Can Dirac Fix My Home Theater?
You’ve owned a number of AV receivers over the years. You’ve upgraded speakers, TVs, amps, and just about everything else. You may not be an Internet expert, but you are certainly more knowledgeable than most. But you’ve always had to live with some compromises. You’ve never had a dedicated room that therefore never been able to add acoustic panels, light control, or other of the “more extreme” accouterments that are common in home theater. You’ve experimented with different room correction programs (specifically Audyssey) but they’ve never really done much to fix the acoustics of your room. But now Denon and Marantz have released their Dirac upgrade for their newest AV receivers. Now you can have Audyssey and Dirac in one box! Is this finally the answer you’ve been looking for? Can Dirac fix your home theater acoustics and fulfill the promise of “room correction?” Let’s discuss.
Room Correction is Woefully Misnamed
The people that create a thing and the people that name that thing often seem to be completely different people. Nowhere in home theater is that more apparent than in the naming of “room correction” software. If you think for just one moment about how room correction works, you know that can’t do what it says on the tin. Room correction programs analyze how the sound bounces around your room and makes changes to the output of your speakers to try to minimize any problem areas.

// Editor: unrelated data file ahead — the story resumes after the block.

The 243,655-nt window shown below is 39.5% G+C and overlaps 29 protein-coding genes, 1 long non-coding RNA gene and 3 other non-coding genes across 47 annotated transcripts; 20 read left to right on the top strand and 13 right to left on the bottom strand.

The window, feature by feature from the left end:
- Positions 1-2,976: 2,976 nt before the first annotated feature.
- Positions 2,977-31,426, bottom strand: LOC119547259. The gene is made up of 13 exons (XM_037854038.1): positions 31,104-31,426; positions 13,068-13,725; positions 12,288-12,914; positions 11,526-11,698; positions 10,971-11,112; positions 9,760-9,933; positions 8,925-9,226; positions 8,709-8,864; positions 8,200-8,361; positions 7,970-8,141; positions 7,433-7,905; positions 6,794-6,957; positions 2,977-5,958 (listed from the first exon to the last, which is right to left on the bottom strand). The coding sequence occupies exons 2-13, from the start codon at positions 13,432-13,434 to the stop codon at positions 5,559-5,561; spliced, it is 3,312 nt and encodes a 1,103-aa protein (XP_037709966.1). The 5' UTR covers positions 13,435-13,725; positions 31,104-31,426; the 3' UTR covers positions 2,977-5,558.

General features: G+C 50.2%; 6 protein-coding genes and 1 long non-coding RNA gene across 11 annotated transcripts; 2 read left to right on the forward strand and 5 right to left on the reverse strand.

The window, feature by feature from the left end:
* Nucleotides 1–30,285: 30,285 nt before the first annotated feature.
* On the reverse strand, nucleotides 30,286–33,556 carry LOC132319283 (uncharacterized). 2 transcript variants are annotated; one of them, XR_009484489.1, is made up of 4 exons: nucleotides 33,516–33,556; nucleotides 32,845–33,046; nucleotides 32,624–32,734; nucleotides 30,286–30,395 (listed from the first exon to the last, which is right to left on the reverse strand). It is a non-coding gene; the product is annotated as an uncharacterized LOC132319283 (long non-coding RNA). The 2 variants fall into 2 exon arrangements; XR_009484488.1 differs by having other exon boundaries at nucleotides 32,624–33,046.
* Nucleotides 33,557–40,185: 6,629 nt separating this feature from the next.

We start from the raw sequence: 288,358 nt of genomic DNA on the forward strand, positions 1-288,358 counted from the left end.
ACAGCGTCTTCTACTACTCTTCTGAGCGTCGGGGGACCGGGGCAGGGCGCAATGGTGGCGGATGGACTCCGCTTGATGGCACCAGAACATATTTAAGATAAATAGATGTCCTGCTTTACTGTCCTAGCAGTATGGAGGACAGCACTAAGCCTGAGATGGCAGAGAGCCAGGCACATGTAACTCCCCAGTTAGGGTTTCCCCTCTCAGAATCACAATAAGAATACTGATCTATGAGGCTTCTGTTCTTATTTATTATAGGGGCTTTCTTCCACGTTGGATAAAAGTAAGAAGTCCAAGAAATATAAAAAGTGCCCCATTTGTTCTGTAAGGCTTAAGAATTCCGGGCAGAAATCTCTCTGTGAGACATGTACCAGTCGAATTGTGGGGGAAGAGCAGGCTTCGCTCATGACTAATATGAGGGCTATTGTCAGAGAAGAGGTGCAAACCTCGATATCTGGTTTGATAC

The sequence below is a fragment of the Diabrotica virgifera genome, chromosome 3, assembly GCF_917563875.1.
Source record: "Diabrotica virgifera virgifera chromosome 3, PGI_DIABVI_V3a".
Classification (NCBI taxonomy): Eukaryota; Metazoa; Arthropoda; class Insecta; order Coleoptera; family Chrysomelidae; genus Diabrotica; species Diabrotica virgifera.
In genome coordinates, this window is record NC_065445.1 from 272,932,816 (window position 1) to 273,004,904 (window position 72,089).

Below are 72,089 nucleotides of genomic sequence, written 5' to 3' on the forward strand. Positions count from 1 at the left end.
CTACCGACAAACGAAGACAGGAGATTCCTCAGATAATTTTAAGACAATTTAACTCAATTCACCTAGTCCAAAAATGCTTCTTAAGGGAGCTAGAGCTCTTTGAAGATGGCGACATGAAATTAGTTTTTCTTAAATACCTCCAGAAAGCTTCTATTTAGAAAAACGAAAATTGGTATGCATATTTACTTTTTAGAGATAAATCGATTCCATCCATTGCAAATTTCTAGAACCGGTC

Right there it is clear that the only thing it is “correcting” is your speakers’ output. A better (if less exciting) name would be speaker correction. Or equalization. But that is something that has been around for a long time so why would people pay extra for it?
Yes, room correction does take how the sound is interacting in your room into account when it applies its EQ. But it isn’t actually making any changes to the room. It is only modifying the sound coming from the speakers. Once the sound leaves the speakers, the “room correction” program can do nothing else to the sound.
Is Dirac Better?
We can’t deny that Dirac is currently the new hotness. People online have been raving about it for a while. Now that it has come to Denon and Marantz (as well as Onkyo and Pioneer), we expect that to die down a bit (enthusiasts stop liking a thing when everyone knows about it). But the real question is if Dirac will be any better at fixing your room’s issues than Audyssey or any of the other room correction programs.
The sad answer is, “No.”
Dirac and Audyssey (and YPAO from Yamaha) all work with the same technology. This means that they really aren’t as dissimilar as they are similar. While each targets a specific curve, if they are manually set to the same curve, they sound nearly identical. None are really any better because they all are limited to modifying the output of your speakers. Our own Andrew has tried both and he prefers Audyssey for what that’s worth.
What’s the Solution?
We hate to say it, but there isn’t an EQ solution for your room acoustics issues now or likely in the future. The real solution is to fix your room with acoustic panels and proper speaker and subwoofer placement. Yes, we know there is always talk about other electronic means of room correction. These are usually highly expensive, experimental, dependent on building a room around them, and vaporware. With art panels, movie poster panels, and other methods of hiding acoustic panels in your room, we’ll still be recommending treating your room physically.